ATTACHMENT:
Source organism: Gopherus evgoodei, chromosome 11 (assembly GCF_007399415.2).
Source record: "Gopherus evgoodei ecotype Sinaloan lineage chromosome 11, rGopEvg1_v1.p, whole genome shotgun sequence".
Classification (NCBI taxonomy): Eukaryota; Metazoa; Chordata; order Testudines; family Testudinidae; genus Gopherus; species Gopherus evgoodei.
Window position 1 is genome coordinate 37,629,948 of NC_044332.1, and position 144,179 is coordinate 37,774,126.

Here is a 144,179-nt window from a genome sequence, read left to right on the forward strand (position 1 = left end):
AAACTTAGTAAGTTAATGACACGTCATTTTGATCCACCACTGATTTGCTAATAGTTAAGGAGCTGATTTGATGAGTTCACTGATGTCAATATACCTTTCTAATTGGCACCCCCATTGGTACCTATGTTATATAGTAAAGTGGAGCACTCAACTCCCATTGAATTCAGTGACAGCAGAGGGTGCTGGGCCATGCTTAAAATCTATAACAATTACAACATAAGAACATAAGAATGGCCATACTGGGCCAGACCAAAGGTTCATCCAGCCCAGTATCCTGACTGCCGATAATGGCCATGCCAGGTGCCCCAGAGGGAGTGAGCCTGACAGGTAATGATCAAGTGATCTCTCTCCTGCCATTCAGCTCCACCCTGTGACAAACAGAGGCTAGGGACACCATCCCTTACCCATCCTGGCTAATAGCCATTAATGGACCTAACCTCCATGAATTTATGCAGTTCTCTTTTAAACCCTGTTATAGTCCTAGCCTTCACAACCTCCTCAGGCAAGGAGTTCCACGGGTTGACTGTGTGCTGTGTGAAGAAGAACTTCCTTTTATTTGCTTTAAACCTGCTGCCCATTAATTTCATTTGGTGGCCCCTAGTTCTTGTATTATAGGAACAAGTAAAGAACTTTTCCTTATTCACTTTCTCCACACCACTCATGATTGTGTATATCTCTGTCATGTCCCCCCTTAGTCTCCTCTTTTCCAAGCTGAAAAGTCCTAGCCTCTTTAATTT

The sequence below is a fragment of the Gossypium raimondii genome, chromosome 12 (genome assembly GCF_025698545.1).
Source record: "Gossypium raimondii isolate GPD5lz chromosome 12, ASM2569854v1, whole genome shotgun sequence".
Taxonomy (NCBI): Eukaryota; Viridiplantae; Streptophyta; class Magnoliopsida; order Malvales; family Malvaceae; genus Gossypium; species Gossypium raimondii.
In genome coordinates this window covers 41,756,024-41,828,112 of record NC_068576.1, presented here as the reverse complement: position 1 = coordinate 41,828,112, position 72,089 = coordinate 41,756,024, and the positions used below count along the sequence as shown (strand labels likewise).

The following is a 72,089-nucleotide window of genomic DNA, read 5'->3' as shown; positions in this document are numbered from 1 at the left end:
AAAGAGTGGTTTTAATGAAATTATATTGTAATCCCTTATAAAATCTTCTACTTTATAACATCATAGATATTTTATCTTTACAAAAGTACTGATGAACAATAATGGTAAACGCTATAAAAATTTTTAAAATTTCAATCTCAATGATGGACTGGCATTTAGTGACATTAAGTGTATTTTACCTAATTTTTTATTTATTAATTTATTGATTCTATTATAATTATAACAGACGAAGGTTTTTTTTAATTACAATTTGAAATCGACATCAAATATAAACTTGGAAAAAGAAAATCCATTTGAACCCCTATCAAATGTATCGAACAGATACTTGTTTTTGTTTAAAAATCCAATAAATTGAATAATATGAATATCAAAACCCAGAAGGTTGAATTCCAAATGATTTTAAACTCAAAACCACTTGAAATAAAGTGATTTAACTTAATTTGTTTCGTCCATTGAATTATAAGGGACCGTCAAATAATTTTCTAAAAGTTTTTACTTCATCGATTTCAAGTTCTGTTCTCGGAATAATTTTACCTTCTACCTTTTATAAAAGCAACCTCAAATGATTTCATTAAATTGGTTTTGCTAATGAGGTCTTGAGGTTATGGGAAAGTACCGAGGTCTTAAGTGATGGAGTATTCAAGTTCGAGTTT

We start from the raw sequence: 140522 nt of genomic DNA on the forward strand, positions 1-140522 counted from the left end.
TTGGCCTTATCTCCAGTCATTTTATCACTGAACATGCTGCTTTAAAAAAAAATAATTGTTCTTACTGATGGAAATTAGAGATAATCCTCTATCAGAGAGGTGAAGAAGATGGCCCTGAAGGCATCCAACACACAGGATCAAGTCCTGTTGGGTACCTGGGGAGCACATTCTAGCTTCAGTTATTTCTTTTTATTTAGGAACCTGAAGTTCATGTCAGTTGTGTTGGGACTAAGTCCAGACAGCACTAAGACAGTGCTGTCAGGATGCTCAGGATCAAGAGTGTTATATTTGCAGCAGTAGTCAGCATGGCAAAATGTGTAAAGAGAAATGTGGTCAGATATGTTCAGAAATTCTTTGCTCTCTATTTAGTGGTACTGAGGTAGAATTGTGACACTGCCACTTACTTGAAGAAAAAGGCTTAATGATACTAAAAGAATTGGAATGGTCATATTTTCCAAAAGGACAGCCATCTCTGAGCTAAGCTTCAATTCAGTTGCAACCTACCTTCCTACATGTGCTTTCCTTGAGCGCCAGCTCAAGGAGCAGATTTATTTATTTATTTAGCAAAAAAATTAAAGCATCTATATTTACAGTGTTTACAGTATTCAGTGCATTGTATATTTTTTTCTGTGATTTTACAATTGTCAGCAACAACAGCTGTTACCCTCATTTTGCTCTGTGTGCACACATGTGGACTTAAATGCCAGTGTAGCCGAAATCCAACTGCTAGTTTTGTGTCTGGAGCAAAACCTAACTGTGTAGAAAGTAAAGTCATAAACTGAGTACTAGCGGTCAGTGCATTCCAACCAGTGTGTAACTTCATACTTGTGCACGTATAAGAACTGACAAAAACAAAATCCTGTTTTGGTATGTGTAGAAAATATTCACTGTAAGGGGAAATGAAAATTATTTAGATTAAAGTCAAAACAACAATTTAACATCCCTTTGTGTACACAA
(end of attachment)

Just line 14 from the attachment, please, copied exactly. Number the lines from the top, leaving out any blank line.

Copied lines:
TTGGCCTTATCTCCAGTCATTTTATCACTGAACATGCTGCTTTAAAAAAAAATAATTGTTCTTACTGATGGAAATTAGAGATAATCCTCTATCAGAGAGGTGAAGAAGATGGCCCTGAAGGCATCCAACACACAGGATCAAGTCCTGTTGGGTACCTGGGGAGCACATTCTAGCTTCAGTTATTTCTTTTTATTTAGGAACCTGAAGTTCATGTCAGTTGTGTTGGGACTAAGTCCAGACAGCACTAAGACAGTGCTGTCAGGATGCTCAGGATCAAGAGTGTTATATTTGCAGCAGTAGTCAGCATGGCAAAATGTGTAAAGAGAAATGTGGTCAGATATGTTCAGAAATTCTTTGCTCTCTATTTAGTGGTACTGAGGTAGAATTGTGACACTGCCACTTACTTGAAGAAAAAGGCTTAATGATACTAAAAGAATTGGAATGGTCATATTTTCCAAAAGGACAGCCATCTCTGAGCTAAGCTTCAATTCAGTTGCAACCTACCTTCCTACATGTGCTTTCCTTGAGCGCCAGCTCAAGGAGCAGATTTATTTATTTATTTAGCAAAAAAATTAAAGCATCTATATTTACAGTGTTTACAGTATTCAGTGCATTGTATATTTTTTTCTGTGATTTTACAATTGTCAGCAACAACAGCTGTTACCCTCATTTTGCTCTGTGTGCACACATGTGGACTTAAATGCCAGTGTAGCCGAAATCCAACTGCTAGTTTTGTGTCTGGAGCAAAACCTAACTGTGTAGAAAGTAAAGTCATAAACTGAGTACTAGCGGTCAGTGCATTCCAACCAGTGTGTAACTTCATACTTGTGCACGTATAAGAACTGACAAAAACAAAATCCTGTTTTGGTATGTGTAGAAAATATTCACTGTAAGGGGAAATGAAAATTATTTAGATTAAAGTCAAAACAACAATTTAACATCCCTTTGTGTACACAA